“A peace mission” is how Prime Minister Viktor Orbán characterized his visit to Moscow for talks on Tuesday with President Vladimir Putin, saying the European Union was “united”, and not a single European leader wanted a conflict with Russia.
“This is especially true of central Europe,” Orbán said after talks with Putin.
“We can see from history that in times of conflict between East and West, central Europe always lost out,” he said, adding that the Cold War period “brought us great bitterness and suffering”.
Hungarians and central Europeans more broadly have an interest in reducing tensions between East and West and to prevent a return to the Cold War, the prime minister said, adding that this required negotiations and dialogue. Orbán welcomed the “dialogue under way between Russia and our Western allies”.
“What we can offer is the Hungarian model,” he said. Hungary, he noted, is a member of both NATO and the European Union while enjoying “excellent ties” with Russia based on mutual respect.
Calling the situation “serious”, Orbán said there was a “wide gap” between Russia’s security demands and the willingness of NATO member states to fulfill them. But the gap “can be bridged”, he said, adding that it would be possible to sign an agreement guaranteeing peace and Russian security that was acceptable to NATO member states. He expressed hope that such an agreement could be reached through negotiations in the days or weeks ahead.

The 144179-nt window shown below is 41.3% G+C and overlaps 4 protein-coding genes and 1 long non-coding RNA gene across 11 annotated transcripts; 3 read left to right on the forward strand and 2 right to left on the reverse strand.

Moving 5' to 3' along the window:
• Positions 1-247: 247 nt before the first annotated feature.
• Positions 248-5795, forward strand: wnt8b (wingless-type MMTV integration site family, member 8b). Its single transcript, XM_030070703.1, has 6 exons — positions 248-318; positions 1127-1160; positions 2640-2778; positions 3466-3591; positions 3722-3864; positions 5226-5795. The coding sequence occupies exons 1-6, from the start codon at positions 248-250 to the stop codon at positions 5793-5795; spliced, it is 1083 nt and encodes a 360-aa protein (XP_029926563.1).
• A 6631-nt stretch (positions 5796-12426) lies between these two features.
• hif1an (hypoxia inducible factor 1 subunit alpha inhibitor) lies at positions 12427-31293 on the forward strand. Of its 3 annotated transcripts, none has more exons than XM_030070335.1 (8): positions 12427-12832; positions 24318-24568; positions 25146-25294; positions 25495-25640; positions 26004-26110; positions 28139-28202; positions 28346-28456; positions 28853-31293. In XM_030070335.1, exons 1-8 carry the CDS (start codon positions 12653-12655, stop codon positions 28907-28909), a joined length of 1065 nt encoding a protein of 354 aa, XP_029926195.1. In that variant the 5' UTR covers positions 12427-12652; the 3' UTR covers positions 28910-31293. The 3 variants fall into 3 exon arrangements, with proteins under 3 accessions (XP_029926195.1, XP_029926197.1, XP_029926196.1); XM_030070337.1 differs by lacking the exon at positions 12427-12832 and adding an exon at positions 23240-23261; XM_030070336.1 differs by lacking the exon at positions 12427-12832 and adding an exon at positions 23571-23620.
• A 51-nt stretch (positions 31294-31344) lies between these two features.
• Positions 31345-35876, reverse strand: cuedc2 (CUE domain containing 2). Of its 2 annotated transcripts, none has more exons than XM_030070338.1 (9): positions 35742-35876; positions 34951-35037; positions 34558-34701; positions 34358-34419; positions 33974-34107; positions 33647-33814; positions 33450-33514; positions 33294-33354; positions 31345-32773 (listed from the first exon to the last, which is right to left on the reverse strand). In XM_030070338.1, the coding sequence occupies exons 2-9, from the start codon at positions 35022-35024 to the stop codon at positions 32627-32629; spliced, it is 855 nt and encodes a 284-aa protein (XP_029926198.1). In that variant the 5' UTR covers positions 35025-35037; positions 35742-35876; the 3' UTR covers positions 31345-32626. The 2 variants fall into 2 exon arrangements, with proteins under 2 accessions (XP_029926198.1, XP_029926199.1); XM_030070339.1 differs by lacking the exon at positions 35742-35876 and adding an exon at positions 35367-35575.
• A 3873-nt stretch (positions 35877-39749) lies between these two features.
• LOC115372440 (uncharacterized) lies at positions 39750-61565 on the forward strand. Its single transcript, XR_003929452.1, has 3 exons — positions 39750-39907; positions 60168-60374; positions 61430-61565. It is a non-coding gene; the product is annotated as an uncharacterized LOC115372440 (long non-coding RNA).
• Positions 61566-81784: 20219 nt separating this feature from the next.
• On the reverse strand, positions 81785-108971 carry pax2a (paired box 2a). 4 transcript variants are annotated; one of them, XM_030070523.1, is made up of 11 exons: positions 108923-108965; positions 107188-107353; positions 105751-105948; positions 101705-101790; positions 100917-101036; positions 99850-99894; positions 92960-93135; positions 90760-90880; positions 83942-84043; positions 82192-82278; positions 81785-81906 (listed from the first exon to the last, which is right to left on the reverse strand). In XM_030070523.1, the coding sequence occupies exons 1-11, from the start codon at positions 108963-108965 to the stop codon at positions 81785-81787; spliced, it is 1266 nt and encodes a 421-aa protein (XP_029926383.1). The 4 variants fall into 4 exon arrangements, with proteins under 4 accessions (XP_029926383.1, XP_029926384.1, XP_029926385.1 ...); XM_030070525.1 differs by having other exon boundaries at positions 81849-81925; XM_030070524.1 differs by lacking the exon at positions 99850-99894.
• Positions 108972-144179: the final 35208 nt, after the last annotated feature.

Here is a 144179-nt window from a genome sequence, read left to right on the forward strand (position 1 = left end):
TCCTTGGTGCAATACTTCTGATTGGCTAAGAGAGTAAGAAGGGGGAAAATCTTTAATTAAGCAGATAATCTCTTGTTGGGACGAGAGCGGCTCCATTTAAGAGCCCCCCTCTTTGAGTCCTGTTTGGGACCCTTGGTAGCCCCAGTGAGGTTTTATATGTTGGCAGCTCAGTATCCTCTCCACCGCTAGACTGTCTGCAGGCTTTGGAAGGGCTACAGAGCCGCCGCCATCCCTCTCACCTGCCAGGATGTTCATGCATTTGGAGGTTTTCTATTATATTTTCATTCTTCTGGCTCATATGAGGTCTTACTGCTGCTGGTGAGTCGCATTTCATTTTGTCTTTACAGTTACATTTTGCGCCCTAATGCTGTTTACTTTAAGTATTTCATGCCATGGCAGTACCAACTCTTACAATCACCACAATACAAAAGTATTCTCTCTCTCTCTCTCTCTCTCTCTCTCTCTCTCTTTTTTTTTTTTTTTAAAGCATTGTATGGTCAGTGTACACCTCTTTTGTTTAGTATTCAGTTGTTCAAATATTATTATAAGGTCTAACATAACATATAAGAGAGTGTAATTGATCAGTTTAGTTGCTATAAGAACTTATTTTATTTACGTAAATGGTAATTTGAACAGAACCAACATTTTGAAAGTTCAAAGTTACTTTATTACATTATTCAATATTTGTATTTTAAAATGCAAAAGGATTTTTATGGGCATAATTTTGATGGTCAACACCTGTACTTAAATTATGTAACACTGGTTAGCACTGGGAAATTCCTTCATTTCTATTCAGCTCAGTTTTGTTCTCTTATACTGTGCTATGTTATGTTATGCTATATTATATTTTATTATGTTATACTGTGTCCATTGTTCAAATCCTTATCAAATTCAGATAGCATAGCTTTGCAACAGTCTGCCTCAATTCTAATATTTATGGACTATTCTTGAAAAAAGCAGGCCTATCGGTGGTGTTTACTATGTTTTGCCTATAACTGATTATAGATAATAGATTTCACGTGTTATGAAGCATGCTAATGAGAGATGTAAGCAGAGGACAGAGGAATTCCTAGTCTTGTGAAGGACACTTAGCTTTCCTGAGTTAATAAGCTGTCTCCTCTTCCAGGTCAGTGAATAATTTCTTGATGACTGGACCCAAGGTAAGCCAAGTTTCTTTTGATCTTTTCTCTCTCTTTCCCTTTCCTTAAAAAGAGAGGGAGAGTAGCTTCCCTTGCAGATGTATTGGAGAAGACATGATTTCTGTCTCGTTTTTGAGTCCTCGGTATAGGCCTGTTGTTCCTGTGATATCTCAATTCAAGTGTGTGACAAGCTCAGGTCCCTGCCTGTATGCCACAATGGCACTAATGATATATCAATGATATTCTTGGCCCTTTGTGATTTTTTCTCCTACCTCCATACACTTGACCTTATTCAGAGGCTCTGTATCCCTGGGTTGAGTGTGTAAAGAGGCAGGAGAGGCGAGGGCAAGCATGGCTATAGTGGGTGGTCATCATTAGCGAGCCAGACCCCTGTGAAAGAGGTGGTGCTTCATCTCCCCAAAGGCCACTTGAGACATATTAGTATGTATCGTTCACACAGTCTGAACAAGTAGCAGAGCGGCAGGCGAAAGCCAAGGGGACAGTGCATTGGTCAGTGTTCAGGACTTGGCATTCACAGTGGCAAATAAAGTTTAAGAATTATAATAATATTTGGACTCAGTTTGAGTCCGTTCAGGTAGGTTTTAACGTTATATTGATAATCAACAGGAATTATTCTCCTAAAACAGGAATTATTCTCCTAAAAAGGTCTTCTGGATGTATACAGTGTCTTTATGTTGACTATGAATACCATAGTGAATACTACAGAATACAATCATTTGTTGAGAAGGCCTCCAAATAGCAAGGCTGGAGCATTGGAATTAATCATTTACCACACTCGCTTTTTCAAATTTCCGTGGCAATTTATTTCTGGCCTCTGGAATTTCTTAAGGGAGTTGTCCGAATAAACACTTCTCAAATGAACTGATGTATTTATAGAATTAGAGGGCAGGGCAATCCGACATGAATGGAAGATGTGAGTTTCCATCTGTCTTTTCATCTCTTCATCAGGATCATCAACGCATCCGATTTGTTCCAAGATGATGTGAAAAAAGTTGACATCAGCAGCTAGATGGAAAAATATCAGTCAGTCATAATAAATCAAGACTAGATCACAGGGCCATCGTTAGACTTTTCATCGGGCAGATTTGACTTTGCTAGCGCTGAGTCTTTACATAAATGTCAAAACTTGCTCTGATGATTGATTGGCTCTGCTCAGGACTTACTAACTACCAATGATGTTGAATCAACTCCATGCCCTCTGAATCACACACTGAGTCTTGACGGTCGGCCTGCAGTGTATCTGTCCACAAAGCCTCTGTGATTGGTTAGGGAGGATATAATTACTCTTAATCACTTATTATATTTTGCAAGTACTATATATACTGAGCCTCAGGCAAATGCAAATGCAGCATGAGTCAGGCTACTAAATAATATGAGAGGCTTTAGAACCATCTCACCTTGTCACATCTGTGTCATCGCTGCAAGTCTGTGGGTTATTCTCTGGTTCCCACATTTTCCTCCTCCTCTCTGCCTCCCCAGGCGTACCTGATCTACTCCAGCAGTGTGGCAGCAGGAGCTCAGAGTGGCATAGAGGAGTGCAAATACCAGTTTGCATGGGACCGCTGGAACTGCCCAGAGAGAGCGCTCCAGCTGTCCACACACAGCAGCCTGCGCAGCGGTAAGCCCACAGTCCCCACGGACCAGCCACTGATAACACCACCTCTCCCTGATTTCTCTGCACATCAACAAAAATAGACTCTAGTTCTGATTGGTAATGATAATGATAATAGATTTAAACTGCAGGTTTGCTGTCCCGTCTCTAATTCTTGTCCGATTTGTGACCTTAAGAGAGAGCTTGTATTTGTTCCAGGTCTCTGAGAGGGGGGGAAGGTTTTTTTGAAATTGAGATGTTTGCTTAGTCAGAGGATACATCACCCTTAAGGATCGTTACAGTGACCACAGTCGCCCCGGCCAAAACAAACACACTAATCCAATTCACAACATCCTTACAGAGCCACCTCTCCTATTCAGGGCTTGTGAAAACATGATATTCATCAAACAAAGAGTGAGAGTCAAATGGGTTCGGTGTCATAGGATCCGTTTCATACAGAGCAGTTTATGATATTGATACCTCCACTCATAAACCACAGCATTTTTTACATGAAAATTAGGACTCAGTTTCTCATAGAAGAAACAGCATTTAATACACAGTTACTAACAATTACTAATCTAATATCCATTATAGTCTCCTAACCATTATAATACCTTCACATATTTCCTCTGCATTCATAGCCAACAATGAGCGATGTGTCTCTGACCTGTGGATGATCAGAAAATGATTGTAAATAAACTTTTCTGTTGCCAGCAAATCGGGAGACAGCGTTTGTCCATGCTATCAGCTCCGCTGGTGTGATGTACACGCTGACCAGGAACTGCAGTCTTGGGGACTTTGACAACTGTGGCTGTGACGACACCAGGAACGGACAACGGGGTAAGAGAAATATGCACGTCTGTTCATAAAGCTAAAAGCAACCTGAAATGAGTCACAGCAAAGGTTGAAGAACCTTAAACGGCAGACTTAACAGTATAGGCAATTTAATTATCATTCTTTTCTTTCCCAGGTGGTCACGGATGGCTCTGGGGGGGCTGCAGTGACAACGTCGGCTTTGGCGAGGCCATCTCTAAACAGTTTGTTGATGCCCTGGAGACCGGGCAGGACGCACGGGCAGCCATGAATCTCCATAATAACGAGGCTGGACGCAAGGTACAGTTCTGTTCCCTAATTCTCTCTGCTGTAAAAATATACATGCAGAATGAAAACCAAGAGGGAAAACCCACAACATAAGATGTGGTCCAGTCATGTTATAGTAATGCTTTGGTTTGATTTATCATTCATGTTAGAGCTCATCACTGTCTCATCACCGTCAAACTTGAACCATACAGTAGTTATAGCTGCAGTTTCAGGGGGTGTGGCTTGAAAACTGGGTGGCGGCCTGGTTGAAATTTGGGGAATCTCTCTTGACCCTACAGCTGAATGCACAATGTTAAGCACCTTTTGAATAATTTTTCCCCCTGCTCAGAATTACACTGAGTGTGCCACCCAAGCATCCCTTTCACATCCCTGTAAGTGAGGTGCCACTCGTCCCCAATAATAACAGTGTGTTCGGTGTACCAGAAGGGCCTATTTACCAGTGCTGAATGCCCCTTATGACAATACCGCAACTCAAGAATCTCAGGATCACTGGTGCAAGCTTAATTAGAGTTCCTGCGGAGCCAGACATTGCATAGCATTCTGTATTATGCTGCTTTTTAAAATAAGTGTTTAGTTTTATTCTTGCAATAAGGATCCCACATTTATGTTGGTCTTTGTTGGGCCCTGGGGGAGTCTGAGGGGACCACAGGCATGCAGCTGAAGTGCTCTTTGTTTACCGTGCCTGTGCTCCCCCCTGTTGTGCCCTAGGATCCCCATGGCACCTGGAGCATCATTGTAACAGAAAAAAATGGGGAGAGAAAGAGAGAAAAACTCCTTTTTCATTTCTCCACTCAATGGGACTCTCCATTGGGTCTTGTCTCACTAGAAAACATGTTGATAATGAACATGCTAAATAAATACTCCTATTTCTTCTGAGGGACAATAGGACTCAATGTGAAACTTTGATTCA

Responding to a question, Orbán said the Russian economy had coped with sanctions, and he called the policy of sanctions “unsuccessful and doomed to failure”. He added that sanctions had caused Hungary’s economy greater harm than Russia’s as Moscow replaced Hungarian imports while Hungary lost markets. Several western EU members, he said, were in the same boat.
President Putin reiterated that Moscow had carefully studied the US and NATO response to its security demands. “It’s clear by now … that fundamental Russian concerns have been ignored,” he said. The principle of indivisible security involves no one increasing its security to the detriment of others, he said.
Putin said NATO had cheated Russia because it failed to keep its promise not to expand eastwards. Further, against Moscow’s wishes, it terminated an anti-ballistic missile agreement, and “soon” NATO would place strike weapons in Romania and Poland.
The president said NATO was not obliged to admit new members and it should respect the interests of other players including Russia. He noted that Ukraine had made clear that it was prepared to recapture the Crimea peninsula even by force. “Let’s imagine what would happen if Ukraine were a NATO member,” he said.
Respecting the interests of all players is the only way to avoid a negative outcome, Putin said. The Russian president agreed on the need to talk about a resolution but added that he was not yet ready to disclose what this resolution should be.
Featured photo by Vivien Cher Benko/PM’s Press Office